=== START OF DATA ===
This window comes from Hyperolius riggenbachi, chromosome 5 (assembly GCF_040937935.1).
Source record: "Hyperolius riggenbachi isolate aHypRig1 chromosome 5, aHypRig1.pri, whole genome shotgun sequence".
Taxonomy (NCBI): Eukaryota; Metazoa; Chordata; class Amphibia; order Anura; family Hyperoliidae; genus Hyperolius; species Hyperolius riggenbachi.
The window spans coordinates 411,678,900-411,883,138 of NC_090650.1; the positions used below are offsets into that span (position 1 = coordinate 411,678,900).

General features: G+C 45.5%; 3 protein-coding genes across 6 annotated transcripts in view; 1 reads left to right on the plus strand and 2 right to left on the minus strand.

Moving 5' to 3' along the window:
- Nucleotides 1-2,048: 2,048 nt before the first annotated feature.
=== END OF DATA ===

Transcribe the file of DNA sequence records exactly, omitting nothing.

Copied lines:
This window comes from Hyperolius riggenbachi, chromosome 5 (assembly GCF_040937935.1).
Source record: "Hyperolius riggenbachi isolate aHypRig1 chromosome 5, aHypRig1.pri, whole genome shotgun sequence".
Taxonomy (NCBI): Eukaryota; Metazoa; Chordata; class Amphibia; order Anura; family Hyperoliidae; genus Hyperolius; species Hyperolius riggenbachi.
The window spans coordinates 411,678,900-411,883,138 of NC_090650.1; the positions used below are offsets into that span (position 1 = coordinate 411,678,900).

General features: G+C 45.5%; 3 protein-coding genes across 6 annotated transcripts in view; 1 reads left to right on the plus strand and 2 right to left on the minus strand.

Moving 5' to 3' along the window:
- Nucleotides 1-2,048: 2,048 nt before the first annotated feature.